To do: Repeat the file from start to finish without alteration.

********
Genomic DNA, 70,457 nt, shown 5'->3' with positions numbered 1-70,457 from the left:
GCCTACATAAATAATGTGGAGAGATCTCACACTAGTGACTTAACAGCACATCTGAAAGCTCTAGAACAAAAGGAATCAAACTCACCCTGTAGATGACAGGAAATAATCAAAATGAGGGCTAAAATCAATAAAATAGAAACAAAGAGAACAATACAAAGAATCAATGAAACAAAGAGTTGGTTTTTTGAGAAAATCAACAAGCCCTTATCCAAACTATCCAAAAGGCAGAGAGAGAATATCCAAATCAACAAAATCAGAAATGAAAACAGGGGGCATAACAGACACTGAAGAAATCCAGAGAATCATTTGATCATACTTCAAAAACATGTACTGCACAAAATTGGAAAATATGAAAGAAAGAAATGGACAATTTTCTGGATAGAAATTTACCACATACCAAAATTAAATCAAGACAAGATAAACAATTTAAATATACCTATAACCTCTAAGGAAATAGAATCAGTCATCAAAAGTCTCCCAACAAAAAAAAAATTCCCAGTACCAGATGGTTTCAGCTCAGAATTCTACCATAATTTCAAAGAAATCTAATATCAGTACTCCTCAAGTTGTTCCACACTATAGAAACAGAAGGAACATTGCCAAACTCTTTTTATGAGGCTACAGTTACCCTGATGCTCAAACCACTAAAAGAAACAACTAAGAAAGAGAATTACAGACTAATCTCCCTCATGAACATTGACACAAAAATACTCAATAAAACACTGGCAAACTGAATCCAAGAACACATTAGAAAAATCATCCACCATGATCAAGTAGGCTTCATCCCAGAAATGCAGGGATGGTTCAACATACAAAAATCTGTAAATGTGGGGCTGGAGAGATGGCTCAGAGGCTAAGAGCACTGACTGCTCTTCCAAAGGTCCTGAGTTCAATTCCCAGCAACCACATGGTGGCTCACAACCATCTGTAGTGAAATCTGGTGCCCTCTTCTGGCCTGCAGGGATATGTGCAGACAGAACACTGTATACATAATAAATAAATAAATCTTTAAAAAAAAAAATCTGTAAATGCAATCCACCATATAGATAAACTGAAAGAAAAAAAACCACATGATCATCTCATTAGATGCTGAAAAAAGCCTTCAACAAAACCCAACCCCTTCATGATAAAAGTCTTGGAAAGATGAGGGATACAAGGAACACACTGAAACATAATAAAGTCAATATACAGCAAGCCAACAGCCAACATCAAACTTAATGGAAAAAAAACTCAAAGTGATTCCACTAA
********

Genomic DNA, 70,457 nt, shown 5'->3' with positions numbered 1-70,457 from the left:
GCCTACATAAATAATGTGGAGAGATCTCACACTAGTGACTTAACAGCACATCTGAAAGCTCTAGAACAAAAGGAATCAAACTCACCCTGTAGATGACAGGAAATAATCAAAATGAGGGCTAAAATCAATAAAATAGAAACAAAGAGAACAATACAAAGAATCAATGAAACAAAGAGTTGGTTTTTTGAGAAAATCAACAAGCCCTTATCCAAACTATCCAAAAGGCAGAGAGAGAATATCCAAATCAACAAAATCAGAAATGAAAACAGGGGGCATAACAGACACTGAAGAAATCCAGAGAATCATTTGATCATACTTCAAAAACATGTACTGCACAAAATTGGAAAATATGAAAGAAAGAAATGGACAATTTTCTGGATAGAAATTTACCACATACCAAAATTAAATCAAGACAAGATAAACAATTTAAATATACCTATAACCTCTAAGGAAATAGAATCAGTCATCAAAAGTCTCCCAACAAAAAAAAAATTCCCAGTACCAGATGGTTTCAGCTCAGAATTCTACCATAATTTCAAAGAAATCTAATATCAGTACTCCTCAAGTTGTTCCACACTATAGAAACAGAAGGAACATTGCCAAACTCTTTTTATGAGGCTACAGTTACCCTGATGCTCAAACCACTAAAAGAAACAACTAAGAAAGAGAATTACAGACTAATCTCCCTCATGAACATTGACACAAAAATACTCAATAAAACACTGGCAAACTGAATCCAAGAACACATTAGAAAAATCATCCACCATGATCAAGTAGGCTTCATCCCAGAAATGCAGGGATGGTTCAACATACAAAAATCTGTAAATGTGGGGCTGGAGAGATGGCTCAGAGGCTAAGAGCACTGACTGCTCTTCCAAAGGTCCTGAGTTCAATTCCCAGCAACCACATGGTGGCTCACAACCATCTGTAGTGAAATCTGGTGCCCTCTTCTGGCCTGCAGGGATATGTGCAGACAGAACACTGTATACATAATAAATAAATAAATCTTTAAAAAAAAAAATCTGTAAATGCAATCCACCATATAGATAAACTGAAAGAAAAAAAACCACATGATCATCTCATTAGATGCTGAAAAAAGCCTTCAACAAAACCCAACCCCTTCATGATAAAAGTCTTGGAAAGATGAGGGATACAAGGAACACACTGAAACATAATAAAGTCAATATACAGCAAGCCAACAGCCAACATCAAACTTAATGGAAAAAAAACTCAAAGTGATTCCACTAA